It was impossible to know whether this would finally be the day of their release. For those women that were being kept in a classroom the situation had become almost unbearable:

We urinated there, defecated there, and that was the same place from where the soldiers always picked you up to be taken and raped. We were not allowed to eat any food. We were given water in jerrycan lids. The torture was constant. Soldiers would just come, lift you up, beat you and then start to rape you and you could not complain. 

Physical abuse, threats and interrogations would continue to take place throughout the day, and as sunset approached the people braced for another horrific night. When evening finally came the bonfires were lit again and the rape resumed. As described by one woman that survived the night before:

When the fires were lit the soldiers would come and just pull you and pass you to other soldiers. We were just given out at random. At that time I was still very young. I was taken to a tent, and when I got there I saw three soldiers waiting. I was too young and I was screaming at the top of my voice. Then one of the soldiers finally put a gun to my chin and said that if I kept crying he would kill me… All three took turns to rape me. 

While this was happening, the men were again ordered into the pit, but little did they know that this night things were going to be different. Having failed to find more evidence of rebel collaboration, the soldiers decided to change tactics. Those outside the pit could clearly see what was about to take place. The soldiers brought dry grass and used it to make a torch to which they tied some red pepper. They placed it at the edge of the small opening to the pit such that the smoke would drift directly inside. A couple of minutes later they lit the torch and as it burned they blew the smoke into the pit. As soon as the men in the pit realized what was happening they began to lose control and the situation became desperate. As recalled by a woman who witnessed what was happening from a close distance, “As soon as the smoke reached the men in the pit it created chaos and confusion. The people in the pit began to sneeze and scream at the top of their voices as they fought for their lives.”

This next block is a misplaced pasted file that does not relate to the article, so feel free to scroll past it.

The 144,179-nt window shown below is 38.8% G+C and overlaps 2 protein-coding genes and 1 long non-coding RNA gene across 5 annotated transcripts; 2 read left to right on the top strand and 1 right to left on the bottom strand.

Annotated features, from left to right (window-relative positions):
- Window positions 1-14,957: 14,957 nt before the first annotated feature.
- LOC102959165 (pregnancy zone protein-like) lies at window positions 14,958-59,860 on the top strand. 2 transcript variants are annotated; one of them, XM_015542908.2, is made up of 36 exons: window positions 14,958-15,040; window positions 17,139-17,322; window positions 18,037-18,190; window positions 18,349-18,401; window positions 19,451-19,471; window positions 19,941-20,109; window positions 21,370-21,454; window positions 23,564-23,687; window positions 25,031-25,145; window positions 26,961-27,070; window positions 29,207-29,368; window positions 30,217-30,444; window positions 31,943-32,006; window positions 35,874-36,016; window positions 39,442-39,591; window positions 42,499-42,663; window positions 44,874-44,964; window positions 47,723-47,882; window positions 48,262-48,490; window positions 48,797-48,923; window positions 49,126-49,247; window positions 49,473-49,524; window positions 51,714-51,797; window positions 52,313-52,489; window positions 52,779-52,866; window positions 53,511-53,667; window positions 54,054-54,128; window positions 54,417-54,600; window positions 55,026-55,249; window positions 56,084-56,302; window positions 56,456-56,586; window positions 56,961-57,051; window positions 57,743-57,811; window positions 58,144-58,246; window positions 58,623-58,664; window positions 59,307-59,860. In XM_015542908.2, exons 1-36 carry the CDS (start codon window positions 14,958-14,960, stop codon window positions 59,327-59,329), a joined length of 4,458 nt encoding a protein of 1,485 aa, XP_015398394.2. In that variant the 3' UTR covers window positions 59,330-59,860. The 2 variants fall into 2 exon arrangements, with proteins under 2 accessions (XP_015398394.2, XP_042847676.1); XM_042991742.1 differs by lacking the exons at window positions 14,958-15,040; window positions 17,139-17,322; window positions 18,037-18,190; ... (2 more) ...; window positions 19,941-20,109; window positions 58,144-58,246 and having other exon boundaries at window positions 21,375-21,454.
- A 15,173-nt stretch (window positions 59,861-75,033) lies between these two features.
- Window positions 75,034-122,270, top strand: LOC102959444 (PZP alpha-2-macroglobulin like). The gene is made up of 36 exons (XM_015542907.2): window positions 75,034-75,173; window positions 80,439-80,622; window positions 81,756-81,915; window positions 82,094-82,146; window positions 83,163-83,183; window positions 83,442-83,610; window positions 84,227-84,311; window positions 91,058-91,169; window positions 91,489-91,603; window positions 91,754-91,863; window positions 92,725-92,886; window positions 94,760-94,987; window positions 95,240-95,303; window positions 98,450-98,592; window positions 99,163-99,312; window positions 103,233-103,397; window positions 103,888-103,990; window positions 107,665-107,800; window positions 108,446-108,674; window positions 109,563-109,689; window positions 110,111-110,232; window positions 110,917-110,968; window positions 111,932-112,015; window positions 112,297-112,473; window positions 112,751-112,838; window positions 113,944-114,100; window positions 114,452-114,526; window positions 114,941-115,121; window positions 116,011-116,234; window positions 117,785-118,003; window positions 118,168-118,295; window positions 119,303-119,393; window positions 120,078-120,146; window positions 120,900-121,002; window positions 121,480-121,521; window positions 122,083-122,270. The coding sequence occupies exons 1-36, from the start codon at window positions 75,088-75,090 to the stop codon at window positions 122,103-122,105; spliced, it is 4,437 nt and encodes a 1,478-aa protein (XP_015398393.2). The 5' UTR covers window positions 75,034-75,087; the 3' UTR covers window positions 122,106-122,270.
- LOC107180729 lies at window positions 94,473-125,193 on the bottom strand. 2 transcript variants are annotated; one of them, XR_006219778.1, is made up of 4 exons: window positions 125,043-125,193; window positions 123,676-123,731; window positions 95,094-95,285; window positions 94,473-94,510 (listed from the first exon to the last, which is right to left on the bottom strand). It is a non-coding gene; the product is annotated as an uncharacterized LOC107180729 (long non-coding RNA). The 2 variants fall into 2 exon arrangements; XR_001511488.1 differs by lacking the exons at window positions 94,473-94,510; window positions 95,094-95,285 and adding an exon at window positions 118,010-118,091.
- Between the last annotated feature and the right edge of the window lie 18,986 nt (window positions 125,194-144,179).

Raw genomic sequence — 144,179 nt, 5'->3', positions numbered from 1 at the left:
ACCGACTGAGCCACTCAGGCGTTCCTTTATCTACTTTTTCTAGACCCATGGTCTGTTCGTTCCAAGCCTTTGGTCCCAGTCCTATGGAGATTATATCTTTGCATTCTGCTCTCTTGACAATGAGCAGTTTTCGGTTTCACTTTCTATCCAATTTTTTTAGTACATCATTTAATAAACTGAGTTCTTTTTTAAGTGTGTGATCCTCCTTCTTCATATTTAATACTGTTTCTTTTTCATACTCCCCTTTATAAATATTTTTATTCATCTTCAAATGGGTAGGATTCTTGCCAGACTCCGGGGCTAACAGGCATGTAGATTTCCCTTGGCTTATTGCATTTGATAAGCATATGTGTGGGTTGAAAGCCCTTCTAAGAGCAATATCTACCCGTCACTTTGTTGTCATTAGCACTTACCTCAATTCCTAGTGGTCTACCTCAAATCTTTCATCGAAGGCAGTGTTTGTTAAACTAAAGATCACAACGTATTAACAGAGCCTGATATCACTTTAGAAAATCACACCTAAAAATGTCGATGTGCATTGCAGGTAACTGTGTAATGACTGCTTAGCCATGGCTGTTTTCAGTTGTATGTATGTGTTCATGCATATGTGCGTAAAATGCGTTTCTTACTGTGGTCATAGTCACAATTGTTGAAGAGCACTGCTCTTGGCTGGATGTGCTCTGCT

One of the survivors of the pit described his ordeal: “Some people began to shout, others were running crazy and quarreling. The whole place became a spectacle… There was hardly any fresh air left in the pit, the men began to sneeze as some cried. This was also the very moment when a lot of men started suffocating, heat became so intense that some people sweated and dropped dead… I became so helpless that one of the men in the pit had pity on me and began to console me. He said that I wasn’t going to die and that he would protect me. He laid me down and guarded me. My whole body was dripping with sweat… Unfortunately this same man who passionately protected me from death succumbed to the heat and died. 

By this point the men had endured two brutal nights trapped inside the pit and now it seemed the soldiers were going to suffocate them to death. Another of the victims recounted his experience: